The 406th Occupier

Page 6

Rockets — First For Yanks

B y the middle of July the Group had its 513th Squadron under the Command of Major Gordon W. Fowler in the midst of installing and training with the five inch high velocity rocket. This installation was the first of its kind used on American fighter aircraft in this Theatre and was to prove itself beyond doubt less than a month later against German armor on the roads south of St. Lo. The Group headquarters trailers and briefing tent served as one of the practice targets and undoubtedly added incentive to the estimating of range, etc.  This training was done rapidly and without a letup in operational flying so that by the 17th it could be used in an attack against the Nevers marshalling yard which was loaded with locomotives.

That mission was a decided success and marked the acquiring by the Group of another full-fledged weapon with which to destroy the enemy. Though its use was cloaked in secrecy at the time and for two months thereafter this weapon was responsible for much of the Group's early success and contributed immeasurably to our total claims, particularly in locomotives, tanks and armored vehicles destroyed.

As the buildup of units on the continent continued, it became increasingly evident that we would be crossing the channel any day so the interest, problems, and burden of work shifted to the personnel and supply sections of the Group headquarters as they readied the organization for its first great test in mobility. Vehicles were "waterized," equipment was crated, pup tents were unpacked and used while other tentage was packed, supplies were divided between air and ground echelon and on July 19 the journey began. The air echelon proceeded by train and motor convoy through Southern England to a staging area in the Plymouth. There they spent a week on constant alert for movement; a week that will never be surpassed for sheer inactivity and boredom when the complete day's routine consisted of sleeping until breakfast, sleeping from breakfast until lunch and from lunch until supper, after which one could go to sleep again.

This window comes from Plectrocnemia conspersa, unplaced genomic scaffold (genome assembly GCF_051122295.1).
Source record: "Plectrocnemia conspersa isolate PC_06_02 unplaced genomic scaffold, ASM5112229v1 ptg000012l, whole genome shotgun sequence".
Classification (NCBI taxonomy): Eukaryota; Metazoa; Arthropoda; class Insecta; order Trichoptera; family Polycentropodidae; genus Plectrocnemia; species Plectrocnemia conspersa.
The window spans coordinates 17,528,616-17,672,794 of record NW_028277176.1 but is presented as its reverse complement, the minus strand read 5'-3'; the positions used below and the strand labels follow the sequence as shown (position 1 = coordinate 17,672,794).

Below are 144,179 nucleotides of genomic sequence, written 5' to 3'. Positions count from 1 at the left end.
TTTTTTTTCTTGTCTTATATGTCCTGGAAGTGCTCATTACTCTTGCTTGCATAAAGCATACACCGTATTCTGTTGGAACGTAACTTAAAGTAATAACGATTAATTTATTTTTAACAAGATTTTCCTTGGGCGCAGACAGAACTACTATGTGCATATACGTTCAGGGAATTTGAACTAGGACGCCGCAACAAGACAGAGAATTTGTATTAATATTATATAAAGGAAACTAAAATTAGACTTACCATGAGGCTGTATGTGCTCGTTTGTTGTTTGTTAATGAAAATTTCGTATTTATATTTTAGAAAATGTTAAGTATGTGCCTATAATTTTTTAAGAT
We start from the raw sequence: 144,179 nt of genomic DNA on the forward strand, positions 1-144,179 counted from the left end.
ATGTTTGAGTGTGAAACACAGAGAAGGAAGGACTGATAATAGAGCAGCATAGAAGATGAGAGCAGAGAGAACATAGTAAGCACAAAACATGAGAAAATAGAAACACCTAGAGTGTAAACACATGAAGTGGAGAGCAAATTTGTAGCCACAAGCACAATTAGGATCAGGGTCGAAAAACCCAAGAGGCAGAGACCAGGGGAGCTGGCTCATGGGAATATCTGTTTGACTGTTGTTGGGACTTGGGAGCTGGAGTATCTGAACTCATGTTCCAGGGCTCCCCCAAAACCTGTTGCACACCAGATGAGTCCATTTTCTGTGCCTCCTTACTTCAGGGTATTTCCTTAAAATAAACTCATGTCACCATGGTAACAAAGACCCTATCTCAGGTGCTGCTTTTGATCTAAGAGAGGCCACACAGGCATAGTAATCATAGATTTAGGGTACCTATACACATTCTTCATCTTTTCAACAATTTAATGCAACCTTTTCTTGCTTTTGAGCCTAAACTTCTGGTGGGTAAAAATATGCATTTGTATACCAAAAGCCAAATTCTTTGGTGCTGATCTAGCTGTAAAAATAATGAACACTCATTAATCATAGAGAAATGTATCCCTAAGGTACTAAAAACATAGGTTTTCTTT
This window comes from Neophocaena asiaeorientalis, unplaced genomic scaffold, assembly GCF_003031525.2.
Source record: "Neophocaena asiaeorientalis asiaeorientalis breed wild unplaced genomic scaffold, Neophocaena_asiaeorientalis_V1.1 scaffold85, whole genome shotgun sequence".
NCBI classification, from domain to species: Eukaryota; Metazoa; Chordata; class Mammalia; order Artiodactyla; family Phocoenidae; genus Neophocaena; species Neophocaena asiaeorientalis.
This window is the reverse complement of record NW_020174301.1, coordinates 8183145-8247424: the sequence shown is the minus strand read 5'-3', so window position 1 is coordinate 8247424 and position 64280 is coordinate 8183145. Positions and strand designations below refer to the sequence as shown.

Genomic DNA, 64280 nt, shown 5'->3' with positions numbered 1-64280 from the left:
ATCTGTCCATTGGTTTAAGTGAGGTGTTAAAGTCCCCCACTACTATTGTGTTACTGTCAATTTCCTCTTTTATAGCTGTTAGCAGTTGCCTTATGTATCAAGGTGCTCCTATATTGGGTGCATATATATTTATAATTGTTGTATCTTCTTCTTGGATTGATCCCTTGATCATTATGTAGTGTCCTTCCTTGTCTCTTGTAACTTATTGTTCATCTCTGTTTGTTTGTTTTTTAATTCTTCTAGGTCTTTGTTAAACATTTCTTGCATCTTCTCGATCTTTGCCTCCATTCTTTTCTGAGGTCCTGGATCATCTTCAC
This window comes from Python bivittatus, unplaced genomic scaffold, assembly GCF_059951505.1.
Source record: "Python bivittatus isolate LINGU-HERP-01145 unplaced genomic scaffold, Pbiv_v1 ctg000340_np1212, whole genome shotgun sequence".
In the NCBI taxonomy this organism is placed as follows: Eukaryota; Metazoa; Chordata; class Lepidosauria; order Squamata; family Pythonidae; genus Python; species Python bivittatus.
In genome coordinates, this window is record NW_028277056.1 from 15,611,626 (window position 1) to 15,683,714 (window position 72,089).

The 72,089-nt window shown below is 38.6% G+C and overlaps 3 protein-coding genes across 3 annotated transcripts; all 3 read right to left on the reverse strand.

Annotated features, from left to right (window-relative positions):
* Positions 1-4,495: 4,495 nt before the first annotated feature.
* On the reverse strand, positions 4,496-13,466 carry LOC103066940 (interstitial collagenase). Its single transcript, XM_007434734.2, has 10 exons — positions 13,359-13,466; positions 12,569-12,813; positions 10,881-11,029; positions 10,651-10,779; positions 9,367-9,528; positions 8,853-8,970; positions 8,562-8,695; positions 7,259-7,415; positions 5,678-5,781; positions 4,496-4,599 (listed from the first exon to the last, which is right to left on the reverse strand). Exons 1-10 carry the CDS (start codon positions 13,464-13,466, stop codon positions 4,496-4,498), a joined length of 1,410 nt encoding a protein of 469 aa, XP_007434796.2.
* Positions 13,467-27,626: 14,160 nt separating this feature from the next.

During this time the interdiction of Normandy reached its height and the Group, with only half of its personnel available in the ground echelon and less than half its equipment, flew three and four missions a day. Only the undivided effort and attention of the available personnel made this period of intense activity and unusual destruction possible, and their contribution was justly rewarded by the receiving of the Group's first written commendation, a result of missions on July 23rd. The end of one phase and the beginning of another was taking place but to the participants at the time  it was merely a time when the days were too long and the nights too short.